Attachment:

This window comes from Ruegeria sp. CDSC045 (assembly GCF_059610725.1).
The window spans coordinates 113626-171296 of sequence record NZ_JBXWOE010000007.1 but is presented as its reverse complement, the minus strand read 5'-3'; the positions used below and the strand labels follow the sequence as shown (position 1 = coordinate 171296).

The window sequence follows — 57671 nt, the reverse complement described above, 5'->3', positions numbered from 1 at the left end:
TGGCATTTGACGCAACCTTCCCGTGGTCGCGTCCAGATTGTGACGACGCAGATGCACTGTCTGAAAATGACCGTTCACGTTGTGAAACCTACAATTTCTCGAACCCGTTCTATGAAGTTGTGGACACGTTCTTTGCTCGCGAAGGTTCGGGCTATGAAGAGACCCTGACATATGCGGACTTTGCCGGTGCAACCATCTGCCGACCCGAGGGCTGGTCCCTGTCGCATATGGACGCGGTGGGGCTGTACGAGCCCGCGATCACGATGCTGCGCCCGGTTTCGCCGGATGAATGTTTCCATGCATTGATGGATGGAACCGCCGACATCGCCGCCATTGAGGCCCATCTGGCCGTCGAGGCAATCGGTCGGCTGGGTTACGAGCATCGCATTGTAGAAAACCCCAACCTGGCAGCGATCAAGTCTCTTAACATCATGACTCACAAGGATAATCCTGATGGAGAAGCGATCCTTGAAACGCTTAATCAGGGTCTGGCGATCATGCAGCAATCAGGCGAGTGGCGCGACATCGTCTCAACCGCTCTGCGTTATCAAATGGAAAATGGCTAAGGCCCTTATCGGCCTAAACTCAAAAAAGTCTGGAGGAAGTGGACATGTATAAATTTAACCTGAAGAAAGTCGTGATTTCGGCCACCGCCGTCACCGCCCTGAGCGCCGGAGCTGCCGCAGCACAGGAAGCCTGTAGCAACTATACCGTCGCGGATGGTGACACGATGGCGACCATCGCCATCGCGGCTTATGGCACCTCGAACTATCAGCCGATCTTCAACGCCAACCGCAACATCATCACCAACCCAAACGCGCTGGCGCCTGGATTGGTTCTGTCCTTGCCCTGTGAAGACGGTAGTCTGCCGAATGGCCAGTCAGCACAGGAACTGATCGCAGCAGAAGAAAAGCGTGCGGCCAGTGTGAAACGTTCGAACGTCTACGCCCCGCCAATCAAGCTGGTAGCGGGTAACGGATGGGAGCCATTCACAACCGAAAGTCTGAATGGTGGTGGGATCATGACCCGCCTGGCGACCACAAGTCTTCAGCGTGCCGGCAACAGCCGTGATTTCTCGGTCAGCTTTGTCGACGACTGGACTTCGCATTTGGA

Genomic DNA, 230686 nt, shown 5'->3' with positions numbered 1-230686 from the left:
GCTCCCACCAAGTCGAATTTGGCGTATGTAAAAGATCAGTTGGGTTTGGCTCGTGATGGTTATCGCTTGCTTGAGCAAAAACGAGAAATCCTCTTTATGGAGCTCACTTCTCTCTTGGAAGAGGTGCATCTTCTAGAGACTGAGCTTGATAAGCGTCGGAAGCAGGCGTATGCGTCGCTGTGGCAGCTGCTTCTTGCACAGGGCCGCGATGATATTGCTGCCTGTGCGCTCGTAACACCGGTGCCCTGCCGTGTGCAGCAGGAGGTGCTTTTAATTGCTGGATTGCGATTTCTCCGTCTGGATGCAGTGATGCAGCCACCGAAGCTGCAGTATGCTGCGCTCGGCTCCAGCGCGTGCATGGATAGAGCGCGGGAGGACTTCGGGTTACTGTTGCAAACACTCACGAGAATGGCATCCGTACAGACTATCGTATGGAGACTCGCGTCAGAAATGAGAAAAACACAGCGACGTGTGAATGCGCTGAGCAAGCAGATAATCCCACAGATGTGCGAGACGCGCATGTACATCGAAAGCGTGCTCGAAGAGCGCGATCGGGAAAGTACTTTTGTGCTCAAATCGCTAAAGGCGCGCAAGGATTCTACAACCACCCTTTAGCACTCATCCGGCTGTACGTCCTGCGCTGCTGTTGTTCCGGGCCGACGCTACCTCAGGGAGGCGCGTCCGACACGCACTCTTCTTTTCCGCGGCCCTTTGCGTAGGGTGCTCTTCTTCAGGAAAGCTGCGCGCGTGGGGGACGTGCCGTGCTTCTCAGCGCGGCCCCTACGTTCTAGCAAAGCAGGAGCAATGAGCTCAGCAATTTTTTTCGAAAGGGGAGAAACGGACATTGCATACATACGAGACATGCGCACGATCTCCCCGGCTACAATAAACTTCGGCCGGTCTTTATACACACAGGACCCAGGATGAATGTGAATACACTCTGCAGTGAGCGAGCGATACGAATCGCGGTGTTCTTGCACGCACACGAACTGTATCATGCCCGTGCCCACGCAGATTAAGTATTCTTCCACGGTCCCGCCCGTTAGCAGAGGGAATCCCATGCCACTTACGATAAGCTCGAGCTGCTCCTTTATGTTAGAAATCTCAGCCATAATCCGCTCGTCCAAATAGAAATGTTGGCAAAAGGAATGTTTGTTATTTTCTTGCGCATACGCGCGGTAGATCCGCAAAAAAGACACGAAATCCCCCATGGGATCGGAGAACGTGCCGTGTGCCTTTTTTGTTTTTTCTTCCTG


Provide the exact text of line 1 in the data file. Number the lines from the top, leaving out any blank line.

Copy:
This window comes from Ruegeria sp. CDSC045 (assembly GCF_059610725.1).